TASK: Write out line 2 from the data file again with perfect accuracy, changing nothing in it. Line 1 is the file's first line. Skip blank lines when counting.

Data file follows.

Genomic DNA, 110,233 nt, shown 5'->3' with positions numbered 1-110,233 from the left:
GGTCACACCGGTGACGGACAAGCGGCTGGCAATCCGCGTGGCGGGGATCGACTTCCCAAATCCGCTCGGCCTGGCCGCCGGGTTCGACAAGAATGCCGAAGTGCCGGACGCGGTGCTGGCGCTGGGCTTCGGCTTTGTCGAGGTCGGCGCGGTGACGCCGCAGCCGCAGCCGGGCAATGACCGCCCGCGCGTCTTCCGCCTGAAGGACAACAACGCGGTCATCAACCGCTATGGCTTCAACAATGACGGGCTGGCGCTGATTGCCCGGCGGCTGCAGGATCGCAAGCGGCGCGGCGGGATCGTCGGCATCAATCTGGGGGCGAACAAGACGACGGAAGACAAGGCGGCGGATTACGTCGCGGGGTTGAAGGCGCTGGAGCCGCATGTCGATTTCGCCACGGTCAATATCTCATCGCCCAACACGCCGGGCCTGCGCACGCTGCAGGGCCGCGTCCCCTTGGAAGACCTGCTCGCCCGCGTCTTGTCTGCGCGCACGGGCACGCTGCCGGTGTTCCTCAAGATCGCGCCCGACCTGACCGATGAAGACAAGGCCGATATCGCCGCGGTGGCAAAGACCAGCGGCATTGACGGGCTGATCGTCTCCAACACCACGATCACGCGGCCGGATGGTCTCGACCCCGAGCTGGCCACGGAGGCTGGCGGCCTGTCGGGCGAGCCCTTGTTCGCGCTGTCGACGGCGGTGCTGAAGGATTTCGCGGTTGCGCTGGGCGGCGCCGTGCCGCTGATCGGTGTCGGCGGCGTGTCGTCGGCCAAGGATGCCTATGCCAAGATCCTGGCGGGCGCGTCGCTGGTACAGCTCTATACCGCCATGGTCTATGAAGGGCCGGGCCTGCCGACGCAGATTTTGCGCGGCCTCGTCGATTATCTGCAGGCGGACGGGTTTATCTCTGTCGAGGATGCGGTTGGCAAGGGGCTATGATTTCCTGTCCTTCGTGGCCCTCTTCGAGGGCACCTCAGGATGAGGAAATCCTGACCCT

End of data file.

GGTCACACCGGTGACGGACAAGCGGCTGGCAATCCGCGTGGCGGGGATCGACTTCCCAAATCCGCTCGGCCTGGCCGCCGGGTTCGACAAGAATGCCGAAGTGCCGGACGCGGTGCTGGCGCTGGGCTTCGGCTTTGTCGAGGTCGGCGCGGTGACGCCGCAGCCGCAGCCGGGCAATGACCGCCCGCGCGTCTTCCGCCTGAAGGACAACAACGCGGTCATCAACCGCTATGGCTTCAACAATGACGGGCTGGCGCTGATTGCCCGGCGGCTGCAGGATCGCAAGCGGCGCGGCGGGATCGTCGGCATCAATCTGGGGGCGAACAAGACGACGGAAGACAAGGCGGCGGATTACGTCGCGGGGTTGAAGGCGCTGGAGCCGCATGTCGATTTCGCCACGGTCAATATCTCATCGCCCAACACGCCGGGCCTGCGCACGCTGCAGGGCCGCGTCCCCTTGGAAGACCTGCTCGCCCGCGTCTTGTCTGCGCGCACGGGCACGCTGCCGGTGTTCCTCAAGATCGCGCCCGACCTGACCGATGAAGACAAGGCCGATATCGCCGCGGTGGCAAAGACCAGCGGCATTGACGGGCTGATCGTCTCCAACACCACGATCACGCGGCCGGATGGTCTCGACCCCGAGCTGGCCACGGAGGCTGGCGGCCTGTCGGGCGAGCCCTTGTTCGCGCTGTCGACGGCGGTGCTGAAGGATTTCGCGGTTGCGCTGGGCGGCGCCGTGCCGCTGATCGGTGTCGGCGGCGTGTCGTCGGCCAAGGATGCCTATGCCAAGATCCTGGCGGGCGCGTCGCTGGTACAGCTCTATACCGCCATGGTCTATGAAGGGCCGGGCCTGCCGACGCAGATTTTGCGCGGCCTCGTCGATTATCTGCAGGCGGACGGGTTTATCTCTGTCGAGGATGCGGTTGGCAAGGGGCTATGATTTCCTGTCCTTCGTGGCCCTCTTCGAGGGCACCTCAGGATGAGGAAATCCTGACCCT